But more than this was behind the rapid growth in sales. For one thing, anyone and everyone who owned a film camera was all but forced into making the jump to digital due to the decreasing availability of both film and film processing. Regardless of how many years we want to consider that it took all those film photographers to acquire their existing film bodies, they all made the jump to digital over the span of a few short years. Furthermore, the quality and capabilities of early digital cameras had, shall we say, quite a good deal of room for improvement, so digital technology naturally improved by leaps and bounds with each new model released by Nikon and Canon, with each competing against the other for bragging rights and sales figures. As such, many of us upgraded digital bodies more frequently than we used to when we shot film, A film camera is a fancy, light-tight box. A digital camera is all that plus the equivalent of the film we used to put in that box, but now in the form of a digital sensor. In order to get a higher resolution sensor, we had to buy a new camera body. No more could we simply pop in a better roll of "film."
So, for some years there, all current and newly introduced photographers were actively participating in the digital camera marketplace, and most of us playing our part as consumers more often than in years prior. The boom in digital camera sales was in part an authentic representation of an expanding market. But in part it was the result of forces not previously at work when we were all buying film cameras.
Curiously, if we add in the sales of mobile phones with built-in cameras to our statistics, the sales slump vanishes completely, and then some. Rather than looking like a bell curve, rising from zero when consumer cameras first entered the marketplace close to a century ago and peaking at the height of the digital sales boom, only to experience a severe fall off into the current century, our graph would now appear to accelerate upward unabated, from the beginning of the consumer adoption of photography in any format right up until the current year. At this point, smartphone sales dwarf the peak of standalone digital camera sales by several orders of magnitude. More photographs are taken today than ever, with no letup in sight. If one is willing to count smartphone cameras as being real cameras, there is no sales problem at all. Camera sales are healthier than ever.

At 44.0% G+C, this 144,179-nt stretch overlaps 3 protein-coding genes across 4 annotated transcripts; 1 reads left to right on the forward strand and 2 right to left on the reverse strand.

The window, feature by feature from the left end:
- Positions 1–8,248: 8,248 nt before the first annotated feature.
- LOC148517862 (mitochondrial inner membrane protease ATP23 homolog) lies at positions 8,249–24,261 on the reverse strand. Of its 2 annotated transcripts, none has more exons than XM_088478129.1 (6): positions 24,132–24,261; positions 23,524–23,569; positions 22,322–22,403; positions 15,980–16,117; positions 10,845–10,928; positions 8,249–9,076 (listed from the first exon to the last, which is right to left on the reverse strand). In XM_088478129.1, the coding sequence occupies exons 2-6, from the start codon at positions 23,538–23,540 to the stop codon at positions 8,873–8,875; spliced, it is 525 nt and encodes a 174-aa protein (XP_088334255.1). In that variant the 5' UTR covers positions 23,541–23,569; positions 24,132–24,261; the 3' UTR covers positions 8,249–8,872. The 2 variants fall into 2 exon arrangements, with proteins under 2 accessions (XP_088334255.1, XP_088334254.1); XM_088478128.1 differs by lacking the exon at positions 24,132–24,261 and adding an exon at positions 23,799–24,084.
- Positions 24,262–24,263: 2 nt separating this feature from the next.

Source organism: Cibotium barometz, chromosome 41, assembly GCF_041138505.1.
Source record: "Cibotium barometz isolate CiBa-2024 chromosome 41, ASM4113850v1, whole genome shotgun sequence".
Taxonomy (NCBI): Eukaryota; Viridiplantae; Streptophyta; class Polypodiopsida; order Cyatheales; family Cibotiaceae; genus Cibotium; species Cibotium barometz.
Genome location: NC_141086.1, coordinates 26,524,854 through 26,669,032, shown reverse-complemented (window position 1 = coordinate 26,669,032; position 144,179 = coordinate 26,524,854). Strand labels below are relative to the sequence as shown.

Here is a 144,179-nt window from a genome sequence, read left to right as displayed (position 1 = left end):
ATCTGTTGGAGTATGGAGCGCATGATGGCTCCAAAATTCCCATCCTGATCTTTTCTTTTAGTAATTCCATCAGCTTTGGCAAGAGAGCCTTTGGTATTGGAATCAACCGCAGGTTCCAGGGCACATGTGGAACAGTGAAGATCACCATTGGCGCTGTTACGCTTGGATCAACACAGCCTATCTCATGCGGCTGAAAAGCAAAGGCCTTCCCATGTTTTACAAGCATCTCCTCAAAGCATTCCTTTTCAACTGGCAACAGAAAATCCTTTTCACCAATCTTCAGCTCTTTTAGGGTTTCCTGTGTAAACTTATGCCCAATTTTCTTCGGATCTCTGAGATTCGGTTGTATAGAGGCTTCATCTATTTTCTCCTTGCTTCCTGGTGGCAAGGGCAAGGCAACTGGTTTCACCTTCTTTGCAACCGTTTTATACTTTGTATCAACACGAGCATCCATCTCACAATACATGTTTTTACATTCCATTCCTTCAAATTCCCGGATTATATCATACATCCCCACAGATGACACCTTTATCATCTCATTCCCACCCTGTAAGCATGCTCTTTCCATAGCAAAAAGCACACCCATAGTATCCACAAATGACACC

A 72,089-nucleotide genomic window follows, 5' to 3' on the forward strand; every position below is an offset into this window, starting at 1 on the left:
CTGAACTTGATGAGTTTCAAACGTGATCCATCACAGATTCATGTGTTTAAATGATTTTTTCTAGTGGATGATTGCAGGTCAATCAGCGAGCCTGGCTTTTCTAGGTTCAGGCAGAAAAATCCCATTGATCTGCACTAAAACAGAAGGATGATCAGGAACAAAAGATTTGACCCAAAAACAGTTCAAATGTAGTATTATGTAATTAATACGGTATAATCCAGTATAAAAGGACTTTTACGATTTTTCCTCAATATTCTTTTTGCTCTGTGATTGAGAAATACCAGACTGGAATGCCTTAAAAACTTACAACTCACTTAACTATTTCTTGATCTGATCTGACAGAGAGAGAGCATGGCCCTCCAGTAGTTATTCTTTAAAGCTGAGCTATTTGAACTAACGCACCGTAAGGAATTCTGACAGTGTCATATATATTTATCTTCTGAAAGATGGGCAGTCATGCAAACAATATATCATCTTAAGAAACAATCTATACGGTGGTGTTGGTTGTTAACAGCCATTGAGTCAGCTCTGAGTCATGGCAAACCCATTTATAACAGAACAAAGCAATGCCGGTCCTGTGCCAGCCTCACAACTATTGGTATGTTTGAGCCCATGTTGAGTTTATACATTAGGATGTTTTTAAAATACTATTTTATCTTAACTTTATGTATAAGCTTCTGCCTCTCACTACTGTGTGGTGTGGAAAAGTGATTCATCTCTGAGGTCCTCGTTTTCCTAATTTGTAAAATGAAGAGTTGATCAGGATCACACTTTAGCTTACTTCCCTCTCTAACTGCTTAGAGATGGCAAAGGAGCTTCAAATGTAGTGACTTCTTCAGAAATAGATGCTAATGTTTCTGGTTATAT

For many casual shooters, it has become completely realistic to consider a smartphone to be all the camera they need. Posting to Facebook and preserving memories of and with family and friends doesn't have the demanding needs of "serious" photographers who are able to make full use of interchangeable lenses and full-sized sensors. And there's clearly no way to beat the convenience of having your camera with you in your pocket whenever you need it. It only makes sense that the mobile phone has made a huge dent in the traditional camera market. And what with phone technology now improving by leaps and bounds, many of us are buying new smartphone cameras as often as we can afford to. We have to, not only to get a better camera and better "film," but now also to get a better calendar, datebook, email and web browser, road maps, music player, solitaire games and other diversions. Oh, and a better phone too, of course.
There will always be those of us who want and, in some cases, need the best camera they can get. And there will always be companies willing and interested in catering to that need by producing and selling increasingly exceptional cameras. One might assume that DSLR and even interchangeable lens mirrorless cameras could effectively become niche markets, but that seems unlikely to me. While all these other changes in the marketplace have been taking place, other forces have also been at work. Improvements in manufacturing technology have brought lower costs at the same time they've ushered in improved capabilities.
So, will these warnings about the collapse of the digital camera market turn out to be as much of a false alarm as those Y2K scares turned out to be? Gosh, I hope so.
There's no way to predict what sort of stasis, we may achieve or if things will simply continue to shift and advance endlessly, but I can't help feeling it will work itself out somehow. Some will give up on carrying around a dedicated camera. Others will readily jump at the chance to purchase newer and better such cameras.
Same as it ever was.